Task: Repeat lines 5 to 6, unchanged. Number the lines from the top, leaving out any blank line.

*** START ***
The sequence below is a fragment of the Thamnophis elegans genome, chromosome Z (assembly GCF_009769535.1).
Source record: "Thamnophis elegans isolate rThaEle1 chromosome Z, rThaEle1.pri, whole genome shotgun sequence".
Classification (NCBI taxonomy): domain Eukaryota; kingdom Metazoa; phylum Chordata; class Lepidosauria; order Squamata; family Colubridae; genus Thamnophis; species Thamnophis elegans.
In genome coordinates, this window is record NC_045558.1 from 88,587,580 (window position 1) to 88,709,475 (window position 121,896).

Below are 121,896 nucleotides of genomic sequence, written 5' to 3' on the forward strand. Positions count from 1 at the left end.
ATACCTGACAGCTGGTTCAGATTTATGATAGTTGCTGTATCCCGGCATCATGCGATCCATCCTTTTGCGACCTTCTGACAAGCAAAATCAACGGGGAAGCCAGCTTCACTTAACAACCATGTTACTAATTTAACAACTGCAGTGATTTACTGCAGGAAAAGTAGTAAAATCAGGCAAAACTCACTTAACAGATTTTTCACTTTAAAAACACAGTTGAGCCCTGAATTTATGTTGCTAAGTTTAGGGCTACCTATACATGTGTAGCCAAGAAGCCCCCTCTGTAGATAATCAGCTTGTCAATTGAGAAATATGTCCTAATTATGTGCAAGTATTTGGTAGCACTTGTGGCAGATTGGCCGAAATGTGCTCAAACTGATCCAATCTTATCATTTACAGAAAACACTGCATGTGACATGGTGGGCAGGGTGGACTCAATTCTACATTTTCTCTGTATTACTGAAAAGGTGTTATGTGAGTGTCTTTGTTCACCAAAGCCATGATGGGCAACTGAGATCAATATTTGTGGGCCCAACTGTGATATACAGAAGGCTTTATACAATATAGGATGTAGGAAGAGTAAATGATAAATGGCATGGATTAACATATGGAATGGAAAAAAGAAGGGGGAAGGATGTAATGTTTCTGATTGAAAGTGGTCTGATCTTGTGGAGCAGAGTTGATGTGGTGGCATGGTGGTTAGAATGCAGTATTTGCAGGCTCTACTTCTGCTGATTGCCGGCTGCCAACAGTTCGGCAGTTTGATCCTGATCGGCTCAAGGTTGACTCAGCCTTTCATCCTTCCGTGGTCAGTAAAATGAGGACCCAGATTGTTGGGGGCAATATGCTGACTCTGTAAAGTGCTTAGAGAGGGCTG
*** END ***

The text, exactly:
Below are 121,896 nucleotides of genomic sequence, written 5' to 3' on the forward strand. Positions count from 1 at the left end.
ATACCTGACAGCTGGTTCAGATTTATGATAGTTGCTGTATCCCGGCATCATGCGATCCATCCTTTTGCGACCTTCTGACAAGCAAAATCAACGGGGAAGCCAGCTTCACTTAACAACCATGTTACTAATTTAACAACTGCAGTGATTTACTGCAGGAAAAGTAGTAAAATCAGGCAAAACTCACTTAACAGATTTTTCACTTTAAAAACACAGTTGAGCCCTGAATTTATGTTGCTAAGTTTAGGGCTACCTATACATGTGTAGCCAAGAAGCCCCCTCTGTAGATAATCAGCTTGTCAATTGAGAAATATGTCCTAATTATGTGCAAGTATTTGGTAGCACTTGTGGCAGATTGGCCGAAATGTGCTCAAACTGATCCAATCTTATCATTTACAGAAAACACTGCATGTGACATGGTGGGCAGGGTGGACTCAATTCTACATTTTCTCTGTATTACTGAAAAGGTGTTATGTGAGTGTCTTTGTTCACCAAAGCCATGATGGGCAACTGAGATCAATATTTGTGGGCCCAACTGTGATATACAGAAGGCTTTATACAATATAGGATGTAGGAAGAGTAAATGATAAATGGCATGGATTAACATATGGAATGGAAAAAAGAAGGGGGAAGGATGTAATGTTTCTGATTGAAAGTGGTCTGATCTTGTGGAGCAGAGTTGATGTGGTGGCATGGTGGTTAGAATGCAGTATTTGCAGGCTCTACTTCTGCTGATTGCCGGCTGCCAACAGTTCGGCAGTTTGATCCTGATCGGCTCAAGGTTGACTCAGCCTTTCATCCTTCCGTGGTCAGTAAAATGAGGACCCAGATTGTTGGGGGCAATATGCTGACTCTGTAAAGTGCTTAGAGAGGGCTG